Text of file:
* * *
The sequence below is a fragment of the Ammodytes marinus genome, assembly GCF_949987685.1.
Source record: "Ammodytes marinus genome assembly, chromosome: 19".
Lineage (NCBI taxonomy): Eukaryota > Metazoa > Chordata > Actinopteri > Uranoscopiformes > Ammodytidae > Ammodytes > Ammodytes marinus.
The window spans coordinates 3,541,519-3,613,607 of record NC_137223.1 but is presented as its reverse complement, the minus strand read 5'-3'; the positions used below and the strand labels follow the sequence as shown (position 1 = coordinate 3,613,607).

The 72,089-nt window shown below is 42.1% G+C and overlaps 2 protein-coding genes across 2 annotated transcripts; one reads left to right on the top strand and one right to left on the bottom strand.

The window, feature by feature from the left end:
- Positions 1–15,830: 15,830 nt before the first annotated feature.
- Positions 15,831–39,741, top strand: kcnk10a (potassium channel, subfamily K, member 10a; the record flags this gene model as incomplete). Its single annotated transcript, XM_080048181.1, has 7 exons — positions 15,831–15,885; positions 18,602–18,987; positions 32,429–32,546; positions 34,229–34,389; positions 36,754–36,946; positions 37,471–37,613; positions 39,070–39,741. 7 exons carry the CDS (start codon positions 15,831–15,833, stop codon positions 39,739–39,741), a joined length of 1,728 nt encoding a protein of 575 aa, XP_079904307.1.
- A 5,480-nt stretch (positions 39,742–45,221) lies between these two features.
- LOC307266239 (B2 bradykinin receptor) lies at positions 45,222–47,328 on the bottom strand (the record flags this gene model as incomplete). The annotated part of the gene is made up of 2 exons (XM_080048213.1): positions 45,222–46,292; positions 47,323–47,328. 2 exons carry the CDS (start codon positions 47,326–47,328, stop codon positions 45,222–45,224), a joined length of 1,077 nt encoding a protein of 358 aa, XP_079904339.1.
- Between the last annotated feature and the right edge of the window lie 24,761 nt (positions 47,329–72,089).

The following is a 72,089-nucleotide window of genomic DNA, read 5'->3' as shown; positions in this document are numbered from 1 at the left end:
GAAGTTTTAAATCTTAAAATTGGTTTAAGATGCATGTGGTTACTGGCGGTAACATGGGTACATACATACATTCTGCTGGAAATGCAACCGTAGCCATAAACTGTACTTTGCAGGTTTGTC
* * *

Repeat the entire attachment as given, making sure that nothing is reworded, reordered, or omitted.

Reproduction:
The sequence below is a fragment of the Ammodytes marinus genome, assembly GCF_949987685.1.
Source record: "Ammodytes marinus genome assembly, chromosome: 19".
Lineage (NCBI taxonomy): Eukaryota > Metazoa > Chordata > Actinopteri > Uranoscopiformes > Ammodytidae > Ammodytes > Ammodytes marinus.
The window spans coordinates 3,541,519-3,613,607 of record NC_137223.1 but is presented as its reverse complement, the minus strand read 5'-3'; the positions used below and the strand labels follow the sequence as shown (position 1 = coordinate 3,613,607).

The 72,089-nt window shown below is 42.1% G+C and overlaps 2 protein-coding genes across 2 annotated transcripts; one reads left to right on the top strand and one right to left on the bottom strand.

The window, feature by feature from the left end:
- Positions 1–15,830: 15,830 nt before the first annotated feature.
- Positions 15,831–39,741, top strand: kcnk10a (potassium channel, subfamily K, member 10a; the record flags this gene model as incomplete). Its single annotated transcript, XM_080048181.1, has 7 exons — positions 15,831–15,885; positions 18,602–18,987; positions 32,429–32,546; positions 34,229–34,389; positions 36,754–36,946; positions 37,471–37,613; positions 39,070–39,741. 7 exons carry the CDS (start codon positions 15,831–15,833, stop codon positions 39,739–39,741), a joined length of 1,728 nt encoding a protein of 575 aa, XP_079904307.1.
- A 5,480-nt stretch (positions 39,742–45,221) lies between these two features.
- LOC307266239 (B2 bradykinin receptor) lies at positions 45,222–47,328 on the bottom strand (the record flags this gene model as incomplete). The annotated part of the gene is made up of 2 exons (XM_080048213.1): positions 45,222–46,292; positions 47,323–47,328. 2 exons carry the CDS (start codon positions 47,326–47,328, stop codon positions 45,222–45,224), a joined length of 1,077 nt encoding a protein of 358 aa, XP_079904339.1.
- Between the last annotated feature and the right edge of the window lie 24,761 nt (positions 47,329–72,089).

The following is a 72,089-nucleotide window of genomic DNA, read 5'->3' as shown; positions in this document are numbered from 1 at the left end:
GAAGTTTTAAATCTTAAAATTGGTTTAAGATGCATGTGGTTACTGGCGGTAACATGGGTACATACATACATTCTGCTGGAAATGCAACCGTAGCCATAAACTGTACTTTGCAGGTTTGTC